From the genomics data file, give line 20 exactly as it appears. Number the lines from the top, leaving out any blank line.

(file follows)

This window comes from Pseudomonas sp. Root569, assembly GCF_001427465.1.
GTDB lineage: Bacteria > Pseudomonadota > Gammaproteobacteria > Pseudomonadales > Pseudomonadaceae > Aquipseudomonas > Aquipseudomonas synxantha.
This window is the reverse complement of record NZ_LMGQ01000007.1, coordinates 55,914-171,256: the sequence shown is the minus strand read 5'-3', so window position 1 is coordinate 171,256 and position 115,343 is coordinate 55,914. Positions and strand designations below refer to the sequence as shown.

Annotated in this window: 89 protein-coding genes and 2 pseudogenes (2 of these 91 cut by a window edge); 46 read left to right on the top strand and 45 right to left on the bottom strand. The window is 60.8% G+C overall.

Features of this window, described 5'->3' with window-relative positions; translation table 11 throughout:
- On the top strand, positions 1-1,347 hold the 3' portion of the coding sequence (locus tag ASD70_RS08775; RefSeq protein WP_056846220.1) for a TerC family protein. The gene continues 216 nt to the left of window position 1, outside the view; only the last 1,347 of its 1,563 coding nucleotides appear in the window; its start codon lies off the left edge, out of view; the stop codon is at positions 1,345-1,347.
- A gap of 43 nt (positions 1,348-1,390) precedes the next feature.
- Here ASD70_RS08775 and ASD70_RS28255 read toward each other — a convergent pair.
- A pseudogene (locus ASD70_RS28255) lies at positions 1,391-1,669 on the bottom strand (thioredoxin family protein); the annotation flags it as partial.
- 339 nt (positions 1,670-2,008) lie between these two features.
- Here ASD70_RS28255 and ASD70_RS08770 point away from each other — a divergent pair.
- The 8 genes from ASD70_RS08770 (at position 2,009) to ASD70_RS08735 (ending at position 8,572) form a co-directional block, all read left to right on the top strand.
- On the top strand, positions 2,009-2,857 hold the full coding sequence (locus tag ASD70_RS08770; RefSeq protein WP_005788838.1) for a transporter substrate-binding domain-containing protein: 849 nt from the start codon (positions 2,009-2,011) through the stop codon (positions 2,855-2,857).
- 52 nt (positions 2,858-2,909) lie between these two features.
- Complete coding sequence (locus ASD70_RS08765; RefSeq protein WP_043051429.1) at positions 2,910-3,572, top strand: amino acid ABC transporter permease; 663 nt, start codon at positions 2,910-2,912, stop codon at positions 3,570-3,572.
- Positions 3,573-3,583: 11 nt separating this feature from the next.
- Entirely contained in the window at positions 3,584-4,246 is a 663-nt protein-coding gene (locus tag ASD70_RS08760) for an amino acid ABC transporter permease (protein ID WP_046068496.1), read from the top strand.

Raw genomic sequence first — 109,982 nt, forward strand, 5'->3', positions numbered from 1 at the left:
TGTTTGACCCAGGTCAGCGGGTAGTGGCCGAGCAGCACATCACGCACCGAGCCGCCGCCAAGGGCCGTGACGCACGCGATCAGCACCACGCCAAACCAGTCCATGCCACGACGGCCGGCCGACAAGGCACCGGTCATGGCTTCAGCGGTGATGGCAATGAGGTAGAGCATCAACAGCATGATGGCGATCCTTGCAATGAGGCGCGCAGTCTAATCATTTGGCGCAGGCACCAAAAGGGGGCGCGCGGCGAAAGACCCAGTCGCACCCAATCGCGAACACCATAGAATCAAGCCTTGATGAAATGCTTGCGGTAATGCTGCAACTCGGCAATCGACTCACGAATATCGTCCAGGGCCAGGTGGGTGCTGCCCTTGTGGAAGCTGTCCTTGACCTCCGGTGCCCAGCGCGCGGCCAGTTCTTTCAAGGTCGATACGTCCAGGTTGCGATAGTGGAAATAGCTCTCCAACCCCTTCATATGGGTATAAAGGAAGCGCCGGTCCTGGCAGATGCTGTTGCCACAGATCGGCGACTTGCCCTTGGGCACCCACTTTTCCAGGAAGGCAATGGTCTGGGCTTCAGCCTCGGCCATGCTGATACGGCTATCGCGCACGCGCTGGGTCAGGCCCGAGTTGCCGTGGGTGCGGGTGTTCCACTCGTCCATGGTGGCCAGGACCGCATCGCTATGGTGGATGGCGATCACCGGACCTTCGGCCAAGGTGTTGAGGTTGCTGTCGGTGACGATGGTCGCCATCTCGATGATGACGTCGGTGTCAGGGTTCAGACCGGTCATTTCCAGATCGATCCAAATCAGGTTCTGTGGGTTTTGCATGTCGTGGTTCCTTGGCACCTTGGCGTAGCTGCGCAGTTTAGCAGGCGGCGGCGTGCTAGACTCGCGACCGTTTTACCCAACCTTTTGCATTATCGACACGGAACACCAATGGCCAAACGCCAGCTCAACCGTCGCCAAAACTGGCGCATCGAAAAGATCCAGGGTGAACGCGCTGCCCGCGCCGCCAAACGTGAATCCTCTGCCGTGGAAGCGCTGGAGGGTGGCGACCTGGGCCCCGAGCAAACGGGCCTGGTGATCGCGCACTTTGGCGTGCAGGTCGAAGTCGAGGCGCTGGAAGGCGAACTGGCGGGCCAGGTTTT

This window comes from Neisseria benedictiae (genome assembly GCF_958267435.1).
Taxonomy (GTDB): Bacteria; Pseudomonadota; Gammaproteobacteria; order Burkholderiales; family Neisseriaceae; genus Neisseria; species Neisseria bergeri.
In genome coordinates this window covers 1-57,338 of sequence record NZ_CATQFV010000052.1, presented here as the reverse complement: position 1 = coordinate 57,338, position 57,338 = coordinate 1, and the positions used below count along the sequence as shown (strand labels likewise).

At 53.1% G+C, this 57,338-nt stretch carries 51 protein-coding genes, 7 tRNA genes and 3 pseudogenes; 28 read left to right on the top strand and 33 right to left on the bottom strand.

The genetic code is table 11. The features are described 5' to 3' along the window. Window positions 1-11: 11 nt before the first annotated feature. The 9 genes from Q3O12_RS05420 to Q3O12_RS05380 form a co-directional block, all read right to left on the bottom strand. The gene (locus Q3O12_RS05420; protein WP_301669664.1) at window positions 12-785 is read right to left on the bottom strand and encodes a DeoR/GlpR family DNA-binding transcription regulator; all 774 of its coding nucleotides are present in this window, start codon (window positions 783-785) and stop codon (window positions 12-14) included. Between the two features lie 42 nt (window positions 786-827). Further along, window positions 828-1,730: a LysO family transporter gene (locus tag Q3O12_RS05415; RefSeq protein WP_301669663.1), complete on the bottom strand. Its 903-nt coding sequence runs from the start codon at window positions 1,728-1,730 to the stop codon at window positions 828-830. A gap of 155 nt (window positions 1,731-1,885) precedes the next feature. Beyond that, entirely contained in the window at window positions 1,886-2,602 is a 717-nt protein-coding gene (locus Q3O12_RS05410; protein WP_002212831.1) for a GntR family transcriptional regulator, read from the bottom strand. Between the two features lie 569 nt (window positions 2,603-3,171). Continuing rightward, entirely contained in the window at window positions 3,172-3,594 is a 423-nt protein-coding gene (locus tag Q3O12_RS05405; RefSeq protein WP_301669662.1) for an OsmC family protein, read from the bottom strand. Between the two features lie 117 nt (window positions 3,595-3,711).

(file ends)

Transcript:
This window comes from Neisseria benedictiae (genome assembly GCF_958267435.1).